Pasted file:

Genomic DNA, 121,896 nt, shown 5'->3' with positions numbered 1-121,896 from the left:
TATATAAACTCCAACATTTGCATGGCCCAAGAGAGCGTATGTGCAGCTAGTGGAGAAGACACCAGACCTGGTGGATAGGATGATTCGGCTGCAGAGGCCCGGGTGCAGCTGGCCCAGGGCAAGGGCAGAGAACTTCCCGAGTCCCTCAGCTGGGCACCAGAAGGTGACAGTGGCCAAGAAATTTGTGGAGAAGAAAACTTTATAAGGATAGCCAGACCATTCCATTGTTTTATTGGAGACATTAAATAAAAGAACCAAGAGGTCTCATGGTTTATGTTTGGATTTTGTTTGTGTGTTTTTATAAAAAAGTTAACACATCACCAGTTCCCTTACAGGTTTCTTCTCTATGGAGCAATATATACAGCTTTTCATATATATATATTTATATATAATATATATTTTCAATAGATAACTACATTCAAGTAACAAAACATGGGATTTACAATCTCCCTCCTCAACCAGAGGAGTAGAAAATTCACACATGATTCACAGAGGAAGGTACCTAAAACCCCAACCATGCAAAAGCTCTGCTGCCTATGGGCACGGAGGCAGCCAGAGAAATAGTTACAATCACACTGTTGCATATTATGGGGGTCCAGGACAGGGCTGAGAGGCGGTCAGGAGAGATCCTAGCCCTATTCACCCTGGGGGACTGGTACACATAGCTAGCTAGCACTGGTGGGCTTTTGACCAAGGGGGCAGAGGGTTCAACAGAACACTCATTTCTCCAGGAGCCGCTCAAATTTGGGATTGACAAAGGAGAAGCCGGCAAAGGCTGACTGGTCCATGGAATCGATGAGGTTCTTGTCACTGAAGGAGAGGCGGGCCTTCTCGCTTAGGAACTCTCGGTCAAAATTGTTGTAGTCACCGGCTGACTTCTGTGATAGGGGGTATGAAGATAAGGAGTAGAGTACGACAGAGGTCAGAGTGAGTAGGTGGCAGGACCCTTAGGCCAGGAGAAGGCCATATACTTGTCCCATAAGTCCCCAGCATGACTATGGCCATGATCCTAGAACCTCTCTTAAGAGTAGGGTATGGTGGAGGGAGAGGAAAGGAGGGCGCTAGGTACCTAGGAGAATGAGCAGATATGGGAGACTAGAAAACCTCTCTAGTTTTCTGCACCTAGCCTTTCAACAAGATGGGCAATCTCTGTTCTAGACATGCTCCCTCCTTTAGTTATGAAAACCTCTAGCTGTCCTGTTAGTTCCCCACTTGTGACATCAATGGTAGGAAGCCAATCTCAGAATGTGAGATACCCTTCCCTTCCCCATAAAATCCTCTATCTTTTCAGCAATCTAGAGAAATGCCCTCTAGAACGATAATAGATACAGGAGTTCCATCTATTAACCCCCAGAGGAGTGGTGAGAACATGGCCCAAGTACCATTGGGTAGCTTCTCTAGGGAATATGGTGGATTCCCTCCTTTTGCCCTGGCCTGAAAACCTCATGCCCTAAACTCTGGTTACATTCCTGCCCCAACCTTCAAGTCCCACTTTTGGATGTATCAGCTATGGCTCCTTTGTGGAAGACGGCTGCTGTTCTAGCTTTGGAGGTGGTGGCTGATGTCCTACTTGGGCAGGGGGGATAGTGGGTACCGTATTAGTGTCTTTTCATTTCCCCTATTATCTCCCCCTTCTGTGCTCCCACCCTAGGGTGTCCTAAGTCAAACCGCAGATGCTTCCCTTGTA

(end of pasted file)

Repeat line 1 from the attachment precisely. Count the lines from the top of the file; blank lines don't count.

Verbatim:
Genomic DNA, 121,896 nt, shown 5'->3' with positions numbered 1-121,896 from the left: